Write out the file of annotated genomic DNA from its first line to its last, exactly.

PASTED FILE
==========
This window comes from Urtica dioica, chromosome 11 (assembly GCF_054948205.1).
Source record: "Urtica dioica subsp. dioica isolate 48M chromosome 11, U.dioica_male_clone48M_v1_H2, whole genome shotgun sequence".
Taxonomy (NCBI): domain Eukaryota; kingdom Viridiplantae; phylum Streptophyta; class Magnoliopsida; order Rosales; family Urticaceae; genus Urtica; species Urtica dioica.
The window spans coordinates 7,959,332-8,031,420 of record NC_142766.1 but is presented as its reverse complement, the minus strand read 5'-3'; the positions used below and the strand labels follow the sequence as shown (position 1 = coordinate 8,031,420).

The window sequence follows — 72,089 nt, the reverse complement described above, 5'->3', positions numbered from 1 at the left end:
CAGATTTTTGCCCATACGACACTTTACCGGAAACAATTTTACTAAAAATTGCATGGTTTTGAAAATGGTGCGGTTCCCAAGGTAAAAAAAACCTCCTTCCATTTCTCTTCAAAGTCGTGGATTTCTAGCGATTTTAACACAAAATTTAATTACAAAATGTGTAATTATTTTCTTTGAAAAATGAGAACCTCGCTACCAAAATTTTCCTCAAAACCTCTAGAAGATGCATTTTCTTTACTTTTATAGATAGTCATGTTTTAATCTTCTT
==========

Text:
This window comes from Urtica dioica, chromosome 11 (assembly GCF_054948205.1).
Source record: "Urtica dioica subsp. dioica isolate 48M chromosome 11, U.dioica_male_clone48M_v1_H2, whole genome shotgun sequence".
Taxonomy (NCBI): domain Eukaryota; kingdom Viridiplantae; phylum Streptophyta; class Magnoliopsida; order Rosales; family Urticaceae; genus Urtica; species Urtica dioica.
The window spans coordinates 7,959,332-8,031,420 of record NC_142766.1 but is presented as its reverse complement, the minus strand read 5'-3'; the positions used below and the strand labels follow the sequence as shown (position 1 = coordinate 8,031,420).

The window sequence follows — 72,089 nt, the reverse complement described above, 5'->3', positions numbered from 1 at the left end:
CAGATTTTTGCCCATACGACACTTTACCGGAAACAATTTTACTAAAAATTGCATGGTTTTGAAAATGGTGCGGTTCCCAAGGTAAAAAAAACCTCCTTCCATTTCTCTTCAAAGTCGTGGATTTCTAGCGATTTTAACACAAAATTTAATTACAAAATGTGTAATTATTTTCTTTGAAAAATGAGAACCTCGCTACCAAAATTTTCCTCAAAACCTCTAGAAGATGCATTTTCTTTACTTTTATAGATAGTCATGTTTTAATCTTCTT